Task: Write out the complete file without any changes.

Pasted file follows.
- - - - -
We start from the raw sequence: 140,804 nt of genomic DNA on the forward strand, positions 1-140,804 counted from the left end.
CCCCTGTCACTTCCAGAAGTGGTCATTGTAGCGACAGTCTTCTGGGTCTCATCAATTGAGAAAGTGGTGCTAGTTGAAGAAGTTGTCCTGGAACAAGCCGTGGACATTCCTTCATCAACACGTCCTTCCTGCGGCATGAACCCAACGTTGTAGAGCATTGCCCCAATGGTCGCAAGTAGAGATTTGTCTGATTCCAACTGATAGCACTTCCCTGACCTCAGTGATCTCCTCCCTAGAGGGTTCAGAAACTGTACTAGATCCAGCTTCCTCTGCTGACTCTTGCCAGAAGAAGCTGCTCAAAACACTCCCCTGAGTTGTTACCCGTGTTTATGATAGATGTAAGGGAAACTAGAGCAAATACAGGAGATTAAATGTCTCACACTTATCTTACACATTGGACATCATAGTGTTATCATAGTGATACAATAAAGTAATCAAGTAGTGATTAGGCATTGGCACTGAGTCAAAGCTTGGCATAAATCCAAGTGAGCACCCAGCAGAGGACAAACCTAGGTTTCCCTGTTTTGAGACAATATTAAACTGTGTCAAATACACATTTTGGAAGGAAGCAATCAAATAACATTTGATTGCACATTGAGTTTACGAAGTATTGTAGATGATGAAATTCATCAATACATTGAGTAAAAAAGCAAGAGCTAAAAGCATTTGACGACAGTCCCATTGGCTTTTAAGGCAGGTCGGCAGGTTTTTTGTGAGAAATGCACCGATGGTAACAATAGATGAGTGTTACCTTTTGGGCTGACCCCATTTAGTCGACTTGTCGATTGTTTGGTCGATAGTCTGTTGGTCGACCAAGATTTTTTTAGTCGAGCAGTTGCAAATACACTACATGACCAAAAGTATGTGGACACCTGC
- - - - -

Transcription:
We start from the raw sequence: 140,804 nt of genomic DNA on the forward strand, positions 1-140,804 counted from the left end.
CCCCTGTCACTTCCAGAAGTGGTCATTGTAGCGACAGTCTTCTGGGTCTCATCAATTGAGAAAGTGGTGCTAGTTGAAGAAGTTGTCCTGGAACAAGCCGTGGACATTCCTTCATCAACACGTCCTTCCTGCGGCATGAACCCAACGTTGTAGAGCATTGCCCCAATGGTCGCAAGTAGAGATTTGTCTGATTCCAACTGATAGCACTTCCCTGACCTCAGTGATCTCCTCCCTAGAGGGTTCAGAAACTGTACTAGATCCAGCTTCCTCTGCTGACTCTTGCCAGAAGAAGCTGCTCAAAACACTCCCCTGAGTTGTTACCCGTGTTTATGATAGATGTAAGGGAAACTAGAGCAAATACAGGAGATTAAATGTCTCACACTTATCTTACACATTGGACATCATAGTGTTATCATAGTGATACAATAAAGTAATCAAGTAGTGATTAGGCATTGGCACTGAGTCAAAGCTTGGCATAAATCCAAGTGAGCACCCAGCAGAGGACAAACCTAGGTTTCCCTGTTTTGAGACAATATTAAACTGTGTCAAATACACATTTTGGAAGGAAGCAATCAAATAACATTTGATTGCACATTGAGTTTACGAAGTATTGTAGATGATGAAATTCATCAATACATTGAGTAAAAAAGCAAGAGCTAAAAGCATTTGACGACAGTCCCATTGGCTTTTAAGGCAGGTCGGCAGGTTTTTTGTGAGAAATGCACCGATGGTAACAATAGATGAGTGTTACCTTTTGGGCTGACCCCATTTAGTCGACTTGTCGATTGTTTGGTCGATAGTCTGTTGGTCGACCAAGATTTTTTTAGTCGAGCAGTTGCAAATACACTACATGACCAAAAGTATGTGGACACCTGC